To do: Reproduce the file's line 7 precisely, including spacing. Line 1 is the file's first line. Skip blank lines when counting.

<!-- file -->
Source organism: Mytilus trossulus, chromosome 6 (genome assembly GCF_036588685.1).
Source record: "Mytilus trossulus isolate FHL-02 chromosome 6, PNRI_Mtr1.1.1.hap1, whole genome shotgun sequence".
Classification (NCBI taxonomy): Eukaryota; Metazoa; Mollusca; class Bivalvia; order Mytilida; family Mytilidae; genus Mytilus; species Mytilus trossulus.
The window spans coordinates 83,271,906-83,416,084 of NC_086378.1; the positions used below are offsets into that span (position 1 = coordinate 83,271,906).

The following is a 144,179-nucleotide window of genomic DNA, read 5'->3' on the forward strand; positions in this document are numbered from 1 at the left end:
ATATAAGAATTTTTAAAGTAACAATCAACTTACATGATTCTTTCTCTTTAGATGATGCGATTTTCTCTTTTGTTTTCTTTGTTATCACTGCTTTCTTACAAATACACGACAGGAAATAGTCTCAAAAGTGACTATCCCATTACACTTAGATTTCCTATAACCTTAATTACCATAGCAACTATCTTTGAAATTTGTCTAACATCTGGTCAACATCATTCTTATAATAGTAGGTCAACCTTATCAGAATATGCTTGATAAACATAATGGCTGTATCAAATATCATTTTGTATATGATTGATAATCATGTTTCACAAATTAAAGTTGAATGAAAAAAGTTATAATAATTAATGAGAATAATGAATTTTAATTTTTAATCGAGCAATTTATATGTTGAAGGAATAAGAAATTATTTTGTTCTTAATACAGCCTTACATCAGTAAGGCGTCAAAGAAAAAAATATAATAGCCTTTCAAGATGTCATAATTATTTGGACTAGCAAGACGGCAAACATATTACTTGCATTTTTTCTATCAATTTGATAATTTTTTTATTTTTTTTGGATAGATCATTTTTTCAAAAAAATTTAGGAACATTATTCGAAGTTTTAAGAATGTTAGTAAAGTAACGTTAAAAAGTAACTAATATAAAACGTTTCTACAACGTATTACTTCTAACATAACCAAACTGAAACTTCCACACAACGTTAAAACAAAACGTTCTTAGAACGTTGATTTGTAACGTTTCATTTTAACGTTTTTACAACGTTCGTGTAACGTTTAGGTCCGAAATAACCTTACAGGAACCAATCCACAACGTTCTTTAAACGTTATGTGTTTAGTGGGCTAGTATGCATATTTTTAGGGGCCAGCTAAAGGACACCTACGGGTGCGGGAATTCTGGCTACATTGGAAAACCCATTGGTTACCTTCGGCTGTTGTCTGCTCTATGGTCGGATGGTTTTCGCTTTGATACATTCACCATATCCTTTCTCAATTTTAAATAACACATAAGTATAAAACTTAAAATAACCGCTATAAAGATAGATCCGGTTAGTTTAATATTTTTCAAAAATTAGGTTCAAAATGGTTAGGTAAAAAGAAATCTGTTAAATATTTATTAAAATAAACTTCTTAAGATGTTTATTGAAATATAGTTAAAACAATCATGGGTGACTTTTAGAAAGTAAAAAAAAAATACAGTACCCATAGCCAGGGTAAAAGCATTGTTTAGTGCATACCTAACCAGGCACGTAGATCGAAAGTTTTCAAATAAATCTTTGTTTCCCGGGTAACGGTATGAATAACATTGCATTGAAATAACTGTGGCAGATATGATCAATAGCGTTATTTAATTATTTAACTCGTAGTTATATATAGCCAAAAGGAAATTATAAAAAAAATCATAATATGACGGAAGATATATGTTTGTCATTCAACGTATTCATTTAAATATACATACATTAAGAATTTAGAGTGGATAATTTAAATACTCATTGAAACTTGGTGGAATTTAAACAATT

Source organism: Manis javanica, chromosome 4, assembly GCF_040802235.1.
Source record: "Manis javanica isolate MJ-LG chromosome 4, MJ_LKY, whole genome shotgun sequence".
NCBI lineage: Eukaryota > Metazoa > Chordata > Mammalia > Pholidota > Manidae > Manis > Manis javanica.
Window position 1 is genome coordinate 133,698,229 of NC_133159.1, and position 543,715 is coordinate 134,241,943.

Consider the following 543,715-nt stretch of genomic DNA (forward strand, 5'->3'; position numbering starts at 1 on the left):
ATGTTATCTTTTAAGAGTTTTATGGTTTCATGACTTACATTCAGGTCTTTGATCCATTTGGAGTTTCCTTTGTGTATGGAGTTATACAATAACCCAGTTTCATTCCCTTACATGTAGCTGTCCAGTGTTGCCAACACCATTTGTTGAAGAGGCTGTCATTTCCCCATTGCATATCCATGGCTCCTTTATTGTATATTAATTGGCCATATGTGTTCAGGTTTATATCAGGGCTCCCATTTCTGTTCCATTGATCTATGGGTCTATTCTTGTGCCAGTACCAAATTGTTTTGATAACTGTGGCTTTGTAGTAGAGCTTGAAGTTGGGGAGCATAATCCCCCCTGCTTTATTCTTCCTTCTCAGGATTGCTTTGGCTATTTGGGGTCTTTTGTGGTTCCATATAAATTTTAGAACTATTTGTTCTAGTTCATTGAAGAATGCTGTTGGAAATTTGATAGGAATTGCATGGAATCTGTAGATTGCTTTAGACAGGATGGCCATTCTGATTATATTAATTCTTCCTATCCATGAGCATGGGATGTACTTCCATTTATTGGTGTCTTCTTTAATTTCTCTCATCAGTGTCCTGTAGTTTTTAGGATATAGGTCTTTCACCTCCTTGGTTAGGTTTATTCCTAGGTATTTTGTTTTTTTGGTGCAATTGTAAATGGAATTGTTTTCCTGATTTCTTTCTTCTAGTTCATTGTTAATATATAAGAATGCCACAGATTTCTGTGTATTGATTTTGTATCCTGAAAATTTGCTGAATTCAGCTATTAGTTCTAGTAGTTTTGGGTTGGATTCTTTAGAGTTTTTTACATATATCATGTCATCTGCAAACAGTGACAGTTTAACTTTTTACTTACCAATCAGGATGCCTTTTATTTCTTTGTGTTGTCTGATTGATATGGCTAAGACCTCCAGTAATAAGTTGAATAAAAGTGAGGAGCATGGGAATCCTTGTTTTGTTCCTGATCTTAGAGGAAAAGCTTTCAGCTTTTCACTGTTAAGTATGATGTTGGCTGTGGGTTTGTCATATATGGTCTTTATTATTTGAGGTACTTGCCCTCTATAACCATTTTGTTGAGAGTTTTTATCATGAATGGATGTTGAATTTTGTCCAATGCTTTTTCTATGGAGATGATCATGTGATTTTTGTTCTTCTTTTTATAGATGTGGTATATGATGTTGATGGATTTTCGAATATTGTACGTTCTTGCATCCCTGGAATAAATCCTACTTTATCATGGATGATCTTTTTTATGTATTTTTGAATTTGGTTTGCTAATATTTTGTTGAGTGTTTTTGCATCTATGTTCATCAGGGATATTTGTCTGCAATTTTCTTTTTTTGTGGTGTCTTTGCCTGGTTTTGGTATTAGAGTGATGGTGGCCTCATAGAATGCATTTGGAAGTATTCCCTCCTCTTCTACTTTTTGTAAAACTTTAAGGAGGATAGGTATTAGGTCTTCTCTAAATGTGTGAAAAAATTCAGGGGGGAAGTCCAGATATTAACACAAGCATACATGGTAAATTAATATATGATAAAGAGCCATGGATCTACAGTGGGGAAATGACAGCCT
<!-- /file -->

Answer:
Source organism: Manis javanica, chromosome 4, assembly GCF_040802235.1.